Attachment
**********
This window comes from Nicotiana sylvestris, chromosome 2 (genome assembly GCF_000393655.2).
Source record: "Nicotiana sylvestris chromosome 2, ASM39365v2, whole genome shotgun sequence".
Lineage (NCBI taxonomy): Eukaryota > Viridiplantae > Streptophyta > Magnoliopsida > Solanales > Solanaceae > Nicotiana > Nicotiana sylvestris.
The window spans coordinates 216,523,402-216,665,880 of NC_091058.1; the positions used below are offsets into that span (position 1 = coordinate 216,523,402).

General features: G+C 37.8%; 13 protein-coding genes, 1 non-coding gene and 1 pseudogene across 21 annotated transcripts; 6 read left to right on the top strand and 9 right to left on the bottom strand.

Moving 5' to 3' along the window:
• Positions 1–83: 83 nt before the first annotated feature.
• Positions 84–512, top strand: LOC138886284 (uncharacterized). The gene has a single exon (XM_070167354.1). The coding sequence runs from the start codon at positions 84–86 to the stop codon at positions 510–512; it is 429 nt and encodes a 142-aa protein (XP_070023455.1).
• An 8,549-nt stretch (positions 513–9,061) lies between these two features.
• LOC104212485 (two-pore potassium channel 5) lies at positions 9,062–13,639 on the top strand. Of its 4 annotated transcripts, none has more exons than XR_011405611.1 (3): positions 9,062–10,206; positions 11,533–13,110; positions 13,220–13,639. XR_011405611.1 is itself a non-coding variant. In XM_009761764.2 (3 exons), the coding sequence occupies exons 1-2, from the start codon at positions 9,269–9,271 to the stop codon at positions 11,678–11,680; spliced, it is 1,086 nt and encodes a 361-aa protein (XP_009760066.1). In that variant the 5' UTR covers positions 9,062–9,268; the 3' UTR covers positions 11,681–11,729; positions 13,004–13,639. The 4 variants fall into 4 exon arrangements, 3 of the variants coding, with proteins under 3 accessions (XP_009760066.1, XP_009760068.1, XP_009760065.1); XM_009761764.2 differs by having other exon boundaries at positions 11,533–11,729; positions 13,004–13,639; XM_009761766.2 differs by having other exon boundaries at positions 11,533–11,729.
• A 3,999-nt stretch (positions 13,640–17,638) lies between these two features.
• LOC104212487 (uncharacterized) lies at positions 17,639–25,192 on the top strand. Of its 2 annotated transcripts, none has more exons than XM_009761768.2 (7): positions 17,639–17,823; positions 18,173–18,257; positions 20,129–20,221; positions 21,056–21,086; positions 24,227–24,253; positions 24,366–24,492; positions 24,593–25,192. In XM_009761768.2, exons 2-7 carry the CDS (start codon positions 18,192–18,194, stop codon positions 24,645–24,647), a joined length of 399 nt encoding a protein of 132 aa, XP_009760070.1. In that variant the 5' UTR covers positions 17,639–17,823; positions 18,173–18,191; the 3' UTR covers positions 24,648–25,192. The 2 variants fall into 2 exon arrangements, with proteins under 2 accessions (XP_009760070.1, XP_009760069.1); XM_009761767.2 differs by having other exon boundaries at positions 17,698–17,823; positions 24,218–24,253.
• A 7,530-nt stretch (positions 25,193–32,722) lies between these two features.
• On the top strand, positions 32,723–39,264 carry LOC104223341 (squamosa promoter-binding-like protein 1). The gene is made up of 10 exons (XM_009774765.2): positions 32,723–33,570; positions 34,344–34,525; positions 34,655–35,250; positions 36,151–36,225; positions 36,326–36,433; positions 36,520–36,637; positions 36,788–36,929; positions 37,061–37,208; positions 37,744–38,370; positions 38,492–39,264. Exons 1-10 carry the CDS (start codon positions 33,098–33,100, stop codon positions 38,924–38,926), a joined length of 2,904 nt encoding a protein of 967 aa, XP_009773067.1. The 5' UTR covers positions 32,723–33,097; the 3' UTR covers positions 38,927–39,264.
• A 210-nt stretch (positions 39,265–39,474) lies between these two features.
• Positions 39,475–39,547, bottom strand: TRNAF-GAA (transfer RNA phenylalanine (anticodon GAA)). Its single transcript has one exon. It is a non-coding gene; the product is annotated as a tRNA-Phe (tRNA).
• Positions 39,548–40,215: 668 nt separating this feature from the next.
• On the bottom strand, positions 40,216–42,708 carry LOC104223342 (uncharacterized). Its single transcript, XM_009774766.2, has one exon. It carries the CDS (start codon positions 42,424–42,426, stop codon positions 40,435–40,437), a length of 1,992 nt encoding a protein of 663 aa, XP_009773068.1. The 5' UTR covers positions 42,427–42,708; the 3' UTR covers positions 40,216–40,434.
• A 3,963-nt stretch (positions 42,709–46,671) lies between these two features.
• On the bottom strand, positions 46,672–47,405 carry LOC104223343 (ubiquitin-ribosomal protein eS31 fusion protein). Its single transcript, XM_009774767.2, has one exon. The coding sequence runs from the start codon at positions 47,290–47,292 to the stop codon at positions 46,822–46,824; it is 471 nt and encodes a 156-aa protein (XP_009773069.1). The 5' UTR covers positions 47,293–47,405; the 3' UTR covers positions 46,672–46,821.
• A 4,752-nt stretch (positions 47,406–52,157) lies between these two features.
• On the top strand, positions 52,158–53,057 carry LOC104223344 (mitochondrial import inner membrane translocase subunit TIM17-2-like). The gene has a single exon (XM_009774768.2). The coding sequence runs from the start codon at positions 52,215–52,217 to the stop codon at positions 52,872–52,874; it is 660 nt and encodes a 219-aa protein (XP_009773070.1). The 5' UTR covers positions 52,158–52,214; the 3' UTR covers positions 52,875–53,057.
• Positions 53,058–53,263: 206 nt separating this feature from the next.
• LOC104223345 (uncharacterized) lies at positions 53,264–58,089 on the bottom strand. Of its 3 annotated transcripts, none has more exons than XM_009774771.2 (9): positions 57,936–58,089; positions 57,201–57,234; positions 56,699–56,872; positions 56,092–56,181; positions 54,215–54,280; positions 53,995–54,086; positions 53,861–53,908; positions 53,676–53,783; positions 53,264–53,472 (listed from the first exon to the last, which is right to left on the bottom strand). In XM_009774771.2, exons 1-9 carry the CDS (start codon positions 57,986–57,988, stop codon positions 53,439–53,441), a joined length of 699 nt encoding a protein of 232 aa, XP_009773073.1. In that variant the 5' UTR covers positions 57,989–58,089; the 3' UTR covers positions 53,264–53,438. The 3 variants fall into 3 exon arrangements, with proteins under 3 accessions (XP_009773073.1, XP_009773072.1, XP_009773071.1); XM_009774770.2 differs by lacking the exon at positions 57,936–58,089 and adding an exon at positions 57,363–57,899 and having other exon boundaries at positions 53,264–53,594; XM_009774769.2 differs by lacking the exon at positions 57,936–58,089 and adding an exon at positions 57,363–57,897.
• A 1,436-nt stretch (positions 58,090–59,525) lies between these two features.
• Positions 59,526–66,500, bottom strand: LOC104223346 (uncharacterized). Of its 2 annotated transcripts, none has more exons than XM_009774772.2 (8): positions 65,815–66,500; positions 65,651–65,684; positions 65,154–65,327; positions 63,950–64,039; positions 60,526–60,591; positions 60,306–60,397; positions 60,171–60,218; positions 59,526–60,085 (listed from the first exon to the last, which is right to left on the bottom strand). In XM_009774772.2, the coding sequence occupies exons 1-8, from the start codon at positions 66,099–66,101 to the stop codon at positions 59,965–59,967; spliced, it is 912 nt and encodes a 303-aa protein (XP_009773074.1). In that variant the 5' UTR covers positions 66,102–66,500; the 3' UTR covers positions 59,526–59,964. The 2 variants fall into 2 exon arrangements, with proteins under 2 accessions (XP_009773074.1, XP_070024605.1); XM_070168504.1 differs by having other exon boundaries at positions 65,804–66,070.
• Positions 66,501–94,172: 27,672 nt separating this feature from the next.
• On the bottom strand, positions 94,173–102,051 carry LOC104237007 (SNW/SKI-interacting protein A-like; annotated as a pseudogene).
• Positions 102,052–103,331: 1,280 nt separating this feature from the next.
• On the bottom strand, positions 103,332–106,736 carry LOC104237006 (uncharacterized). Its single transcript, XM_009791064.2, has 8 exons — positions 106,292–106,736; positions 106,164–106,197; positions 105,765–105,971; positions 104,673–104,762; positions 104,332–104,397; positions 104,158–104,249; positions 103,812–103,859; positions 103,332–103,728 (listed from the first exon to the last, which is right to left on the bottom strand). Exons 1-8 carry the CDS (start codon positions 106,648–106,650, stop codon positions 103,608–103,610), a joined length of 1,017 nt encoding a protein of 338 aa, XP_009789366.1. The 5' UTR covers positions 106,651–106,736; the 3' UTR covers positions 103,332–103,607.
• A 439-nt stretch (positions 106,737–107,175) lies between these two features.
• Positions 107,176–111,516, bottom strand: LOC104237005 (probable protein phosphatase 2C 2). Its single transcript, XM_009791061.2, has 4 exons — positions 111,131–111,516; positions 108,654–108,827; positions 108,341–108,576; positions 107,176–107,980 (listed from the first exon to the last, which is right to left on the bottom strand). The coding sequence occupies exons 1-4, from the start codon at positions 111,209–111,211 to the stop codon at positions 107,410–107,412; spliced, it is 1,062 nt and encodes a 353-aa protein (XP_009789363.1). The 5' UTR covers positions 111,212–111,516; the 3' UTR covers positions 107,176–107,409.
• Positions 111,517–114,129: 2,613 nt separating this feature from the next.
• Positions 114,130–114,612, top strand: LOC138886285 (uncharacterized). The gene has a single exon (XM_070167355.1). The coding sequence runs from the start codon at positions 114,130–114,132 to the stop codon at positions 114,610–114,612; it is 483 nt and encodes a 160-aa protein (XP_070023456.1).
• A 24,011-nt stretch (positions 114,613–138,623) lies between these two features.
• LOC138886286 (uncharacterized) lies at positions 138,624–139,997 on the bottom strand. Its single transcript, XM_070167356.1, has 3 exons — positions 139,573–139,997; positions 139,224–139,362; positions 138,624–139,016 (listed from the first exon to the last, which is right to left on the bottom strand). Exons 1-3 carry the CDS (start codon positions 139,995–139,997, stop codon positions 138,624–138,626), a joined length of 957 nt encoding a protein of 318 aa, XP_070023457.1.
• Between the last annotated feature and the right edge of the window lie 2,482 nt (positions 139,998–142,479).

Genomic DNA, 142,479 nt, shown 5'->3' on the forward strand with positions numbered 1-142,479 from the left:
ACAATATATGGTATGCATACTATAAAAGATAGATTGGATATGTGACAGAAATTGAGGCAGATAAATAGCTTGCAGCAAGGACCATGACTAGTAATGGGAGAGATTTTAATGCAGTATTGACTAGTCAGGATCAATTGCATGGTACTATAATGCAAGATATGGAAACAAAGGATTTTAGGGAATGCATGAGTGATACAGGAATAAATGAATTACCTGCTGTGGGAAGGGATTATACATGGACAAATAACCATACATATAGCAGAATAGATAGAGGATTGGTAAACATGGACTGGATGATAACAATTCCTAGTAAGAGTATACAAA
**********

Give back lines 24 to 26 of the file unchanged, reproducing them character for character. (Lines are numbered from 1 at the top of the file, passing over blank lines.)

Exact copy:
• LOC104223345 (uncharacterized) lies at positions 53,264–58,089 on the bottom strand. Of its 3 annotated transcripts, none has more exons than XM_009774771.2 (9): positions 57,936–58,089; positions 57,201–57,234; positions 56,699–56,872; positions 56,092–56,181; positions 54,215–54,280; positions 53,995–54,086; positions 53,861–53,908; positions 53,676–53,783; positions 53,264–53,472 (listed from the first exon to the last, which is right to left on the bottom strand). In XM_009774771.2, exons 1-9 carry the CDS (start codon positions 57,986–57,988, stop codon positions 53,439–53,441), a joined length of 699 nt encoding a protein of 232 aa, XP_009773073.1. In that variant the 5' UTR covers positions 57,989–58,089; the 3' UTR covers positions 53,264–53,438. The 3 variants fall into 3 exon arrangements, with proteins under 3 accessions (XP_009773073.1, XP_009773072.1, XP_009773071.1); XM_009774770.2 differs by lacking the exon at positions 57,936–58,089 and adding an exon at positions 57,363–57,899 and having other exon boundaries at positions 53,264–53,594; XM_009774769.2 differs by lacking the exon at positions 57,936–58,089 and adding an exon at positions 57,363–57,897.
• A 1,436-nt stretch (positions 58,090–59,525) lies between these two features.
• Positions 59,526–66,500, bottom strand: LOC104223346 (uncharacterized). Of its 2 annotated transcripts, none has more exons than XM_009774772.2 (8): positions 65,815–66,500; positions 65,651–65,684; positions 65,154–65,327; positions 63,950–64,039; positions 60,526–60,591; positions 60,306–60,397; positions 60,171–60,218; positions 59,526–60,085 (listed from the first exon to the last, which is right to left on the bottom strand). In XM_009774772.2, the coding sequence occupies exons 1-8, from the start codon at positions 66,099–66,101 to the stop codon at positions 59,965–59,967; spliced, it is 912 nt and encodes a 303-aa protein (XP_009773074.1). In that variant the 5' UTR covers positions 66,102–66,500; the 3' UTR covers positions 59,526–59,964. The 2 variants fall into 2 exon arrangements, with proteins under 2 accessions (XP_009773074.1, XP_070024605.1); XM_070168504.1 differs by having other exon boundaries at positions 65,804–66,070.